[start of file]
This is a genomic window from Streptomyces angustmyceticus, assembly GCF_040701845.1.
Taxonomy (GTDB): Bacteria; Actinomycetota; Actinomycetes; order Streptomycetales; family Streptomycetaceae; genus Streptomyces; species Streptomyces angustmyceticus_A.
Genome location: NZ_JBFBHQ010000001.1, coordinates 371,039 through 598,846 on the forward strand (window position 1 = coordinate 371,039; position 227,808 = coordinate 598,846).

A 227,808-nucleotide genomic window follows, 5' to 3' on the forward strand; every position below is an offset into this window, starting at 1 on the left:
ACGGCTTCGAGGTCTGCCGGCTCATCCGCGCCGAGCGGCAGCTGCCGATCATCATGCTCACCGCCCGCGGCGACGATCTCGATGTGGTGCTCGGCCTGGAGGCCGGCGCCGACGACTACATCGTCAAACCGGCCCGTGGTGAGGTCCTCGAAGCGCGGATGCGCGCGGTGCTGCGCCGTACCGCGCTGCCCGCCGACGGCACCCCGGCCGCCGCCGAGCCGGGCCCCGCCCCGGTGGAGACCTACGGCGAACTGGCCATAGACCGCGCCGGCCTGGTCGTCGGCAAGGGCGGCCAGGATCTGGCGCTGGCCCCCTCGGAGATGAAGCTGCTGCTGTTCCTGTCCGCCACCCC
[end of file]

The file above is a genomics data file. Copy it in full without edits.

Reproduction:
This is a genomic window from Streptomyces angustmyceticus, assembly GCF_040701845.1.
Taxonomy (GTDB): Bacteria; Actinomycetota; Actinomycetes; order Streptomycetales; family Streptomycetaceae; genus Streptomyces; species Streptomyces angustmyceticus_A.
Genome location: NZ_JBFBHQ010000001.1, coordinates 371,039 through 598,846 on the forward strand (window position 1 = coordinate 371,039; position 227,808 = coordinate 598,846).

A 227,808-nucleotide genomic window follows, 5' to 3' on the forward strand; every position below is an offset into this window, starting at 1 on the left:
ACGGCTTCGAGGTCTGCCGGCTCATCCGCGCCGAGCGGCAGCTGCCGATCATCATGCTCACCGCCCGCGGCGACGATCTCGATGTGGTGCTCGGCCTGGAGGCCGGCGCCGACGACTACATCGTCAAACCGGCCCGTGGTGAGGTCCTCGAAGCGCGGATGCGCGCGGTGCTGCGCCGTACCGCGCTGCCCGCCGACGGCACCCCGGCCGCCGCCGAGCCGGGCCCCGCCCCGGTGGAGACCTACGGCGAACTGGCCATAGACCGCGCCGGCCTGGTCGTCGGCAAGGGCGGCCAGGATCTGGCGCTGGCCCCCTCGGAGATGAAGCTGCTGCTGTTCCTGTCCGCCACCCC